Tuesday, December 18, 2007

Another Ballet Shoes Post: Killing Mrs. Simpson

For those of us following my avid excitement regarding the upcoming BBC Ballet Shoes movie, I made an unfortunate discovery this afternoon.

It was something I had suspected, after seeing the cast list and the trailer.

They took the character of Mr. Simpson and made him a love interest for Sylvia.

(Brief backtrack for the uninitiated: Sylvia Brown is the mother-by-adoption to the three Fossil orphans. Mr. Simpson is Petrova Fossil's mentor, the man who teaches the young girl all about engineering and helps her prepare for a career as a pilot. There is also a Mrs. Simpson, who is equally kind to Petrova and makes her a suit of overalls so that she can work alongside Mr. Simpson when he fixes cars. Later in the story, when the sisters are once again desperate for clothing and have no more jewelry to sell, Mrs. Simpson makes them organdy dresses.)

But it's confirmed here: just like in the 1975 film, they've eliminated the character of Mrs. Simpson so that Mr. Simpson can fall in love with Sylvia.

Only this time, they've killed her. In a horrible accident in Kuala Lumpur. And they've also given her a son, and killed him off as well.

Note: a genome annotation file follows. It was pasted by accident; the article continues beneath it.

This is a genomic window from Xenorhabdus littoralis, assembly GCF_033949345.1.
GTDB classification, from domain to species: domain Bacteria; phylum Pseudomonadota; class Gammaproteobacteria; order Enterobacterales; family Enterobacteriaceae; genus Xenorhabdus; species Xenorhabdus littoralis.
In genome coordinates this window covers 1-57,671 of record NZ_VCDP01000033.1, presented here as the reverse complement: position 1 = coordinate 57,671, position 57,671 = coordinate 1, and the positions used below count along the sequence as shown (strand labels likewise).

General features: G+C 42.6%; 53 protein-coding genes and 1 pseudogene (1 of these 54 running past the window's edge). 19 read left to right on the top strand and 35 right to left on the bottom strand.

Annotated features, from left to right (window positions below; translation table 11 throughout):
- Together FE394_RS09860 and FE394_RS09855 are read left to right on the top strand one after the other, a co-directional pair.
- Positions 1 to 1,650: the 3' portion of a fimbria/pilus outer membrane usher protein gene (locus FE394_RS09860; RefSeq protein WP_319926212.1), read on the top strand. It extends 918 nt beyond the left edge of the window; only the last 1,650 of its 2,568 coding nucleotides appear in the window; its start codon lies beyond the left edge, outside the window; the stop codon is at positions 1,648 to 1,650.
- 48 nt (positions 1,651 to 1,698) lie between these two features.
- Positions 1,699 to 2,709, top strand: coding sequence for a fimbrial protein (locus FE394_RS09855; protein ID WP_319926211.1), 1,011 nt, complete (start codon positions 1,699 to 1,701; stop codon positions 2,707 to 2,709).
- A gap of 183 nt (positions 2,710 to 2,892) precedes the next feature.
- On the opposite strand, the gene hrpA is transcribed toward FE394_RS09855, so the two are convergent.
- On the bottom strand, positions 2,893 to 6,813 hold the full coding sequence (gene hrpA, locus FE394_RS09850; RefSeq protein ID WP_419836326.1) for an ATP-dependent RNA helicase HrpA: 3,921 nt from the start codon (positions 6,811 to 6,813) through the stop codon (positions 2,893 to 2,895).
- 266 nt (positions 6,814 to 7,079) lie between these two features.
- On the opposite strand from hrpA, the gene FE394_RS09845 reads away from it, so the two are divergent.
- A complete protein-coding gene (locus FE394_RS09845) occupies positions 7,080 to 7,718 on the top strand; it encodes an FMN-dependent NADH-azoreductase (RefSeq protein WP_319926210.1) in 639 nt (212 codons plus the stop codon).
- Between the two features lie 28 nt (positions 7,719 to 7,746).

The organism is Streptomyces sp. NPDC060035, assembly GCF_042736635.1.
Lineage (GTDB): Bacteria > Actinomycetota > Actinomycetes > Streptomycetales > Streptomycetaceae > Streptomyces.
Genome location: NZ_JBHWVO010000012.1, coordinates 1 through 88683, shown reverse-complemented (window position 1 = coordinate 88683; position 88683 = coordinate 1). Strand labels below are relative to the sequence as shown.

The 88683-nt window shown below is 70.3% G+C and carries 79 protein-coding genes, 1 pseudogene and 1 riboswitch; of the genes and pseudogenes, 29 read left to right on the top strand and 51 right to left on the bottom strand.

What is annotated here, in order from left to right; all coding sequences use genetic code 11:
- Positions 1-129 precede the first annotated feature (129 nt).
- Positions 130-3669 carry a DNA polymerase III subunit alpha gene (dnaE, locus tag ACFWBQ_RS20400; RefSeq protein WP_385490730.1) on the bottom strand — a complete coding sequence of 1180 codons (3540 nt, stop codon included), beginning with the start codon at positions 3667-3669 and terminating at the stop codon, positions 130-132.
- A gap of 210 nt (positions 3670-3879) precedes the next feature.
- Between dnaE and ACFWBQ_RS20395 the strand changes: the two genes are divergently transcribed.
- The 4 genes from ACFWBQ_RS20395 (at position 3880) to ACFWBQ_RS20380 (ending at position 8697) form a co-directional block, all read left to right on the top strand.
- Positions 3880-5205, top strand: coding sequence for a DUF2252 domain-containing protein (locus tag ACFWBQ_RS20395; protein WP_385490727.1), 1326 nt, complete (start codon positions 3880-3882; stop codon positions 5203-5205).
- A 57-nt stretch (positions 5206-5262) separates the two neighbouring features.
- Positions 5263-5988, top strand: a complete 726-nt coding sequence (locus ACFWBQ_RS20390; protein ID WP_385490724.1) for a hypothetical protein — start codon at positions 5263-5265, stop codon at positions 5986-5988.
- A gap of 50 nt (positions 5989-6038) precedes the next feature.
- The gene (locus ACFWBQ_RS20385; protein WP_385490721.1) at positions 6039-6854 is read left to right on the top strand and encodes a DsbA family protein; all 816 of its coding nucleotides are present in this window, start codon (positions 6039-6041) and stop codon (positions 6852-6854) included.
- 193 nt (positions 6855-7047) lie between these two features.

Oh, dear. The literary theorists could have a field day with this one. What are the problems with this scenario?

1. The implication that Sylvia, a single woman raising three children, needs a love interest/husband to make her story complete. (Or that the audience needs Sylvia to have a love interest/husband. Or that the audience needs the three Fossil girls to have a "real father.")

2. The fact that they had to invent some kind of terrible accident to remove an inconvenient character, and add another character and then kill him off as well. In the 1975 movie, Mr. Simpson was an ordinary bachelor. If the 2007 version has to fabricate a love story, why not leave it at that?

3. The creepiness of Petrova now becoming a "second son" for Mr. Simpson (there's bound to be a scene in which he tells someone that she reminds him of the late Simpson Jr.), which takes away the joy of a young girl being able, on her own merits, to walk down to her neighbor's garage and ask him to teach her how to fix cars, and his doing it only because she's clever enough, on her own.

4. The colonialism angle. Mr. S ran a rubber factory in Kuala Lumpur, before getting a transfer back to London. We're in the 1930s, pre-Malaysian independence. I'm suddenly very interested to know how the two other Simpsons died. Strange native disease? Attack by a strange native animal? Murder at the hands of strange natives? Something involving the words "strange" and "native?"

Anyway. You get the idea. Somewhere there's an academic article in this, with a title along the lines of Single Mothers and Substitute Sons: Use of the Male Paradigm to Alter Character Identities in the BBC Adaptation of "Ballet Shoes."

Maybe after I see the movie, I'll write it. ^__^